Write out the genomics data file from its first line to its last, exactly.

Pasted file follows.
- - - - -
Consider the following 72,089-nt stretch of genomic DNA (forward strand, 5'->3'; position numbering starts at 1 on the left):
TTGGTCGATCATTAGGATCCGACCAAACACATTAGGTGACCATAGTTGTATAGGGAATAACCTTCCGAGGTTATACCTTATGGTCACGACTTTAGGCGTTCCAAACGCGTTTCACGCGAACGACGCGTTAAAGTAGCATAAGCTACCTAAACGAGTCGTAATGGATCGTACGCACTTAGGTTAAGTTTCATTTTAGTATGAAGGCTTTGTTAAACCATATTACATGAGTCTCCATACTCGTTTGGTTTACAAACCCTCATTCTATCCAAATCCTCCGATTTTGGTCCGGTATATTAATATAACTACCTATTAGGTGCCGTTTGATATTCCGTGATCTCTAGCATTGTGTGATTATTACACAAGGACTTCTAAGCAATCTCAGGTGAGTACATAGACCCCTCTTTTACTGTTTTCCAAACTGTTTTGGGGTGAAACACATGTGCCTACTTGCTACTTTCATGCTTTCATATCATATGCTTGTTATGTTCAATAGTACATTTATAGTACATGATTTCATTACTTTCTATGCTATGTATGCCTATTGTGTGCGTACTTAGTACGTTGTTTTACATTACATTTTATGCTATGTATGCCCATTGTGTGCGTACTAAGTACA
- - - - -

Consider the following 72,089-nt stretch of genomic DNA (forward strand, 5'->3'; position numbering starts at 1 on the left):
TTGGTCGATCATTAGGATCCGACCAAACACATTAGGTGACCATAGTTGTATAGGGAATAACCTTCCGAGGTTATACCTTATGGTCACGACTTTAGGCGTTCCAAACGCGTTTCACGCGAACGACGCGTTAAAGTAGCATAAGCTACCTAAACGAGTCGTAATGGATCGTACGCACTTAGGTTAAGTTTCATTTTAGTATGAAGGCTTTGTTAAACCATATTACATGAGTCTCCATACTCGTTTGGTTTACAAACCCTCATTCTATCCAAATCCTCCGATTTTGGTCCGGTATATTAATATAACTACCTATTAGGTGCCGTTTGATATTCCGTGATCTCTAGCATTGTGTGATTATTACACAAGGACTTCTAAGCAATCTCAGGTGAGTACATAGACCCCTCTTTTACTGTTTTCCAAACTGTTTTGGGGTGAAACACATGTGCCTACTTGCTACTTTCATGCTTTCATATCATATGCTTGTTATGTTCAATAGTACATTTATAGTACATGATTTCATTACTTTCTATGCTATGTATGCCTATTGTGTGCGTACTTAGTACGTTGTTTTACATTACATTTTATGCTATGTATGCCCATTGTGTGCGTACTAAGTACA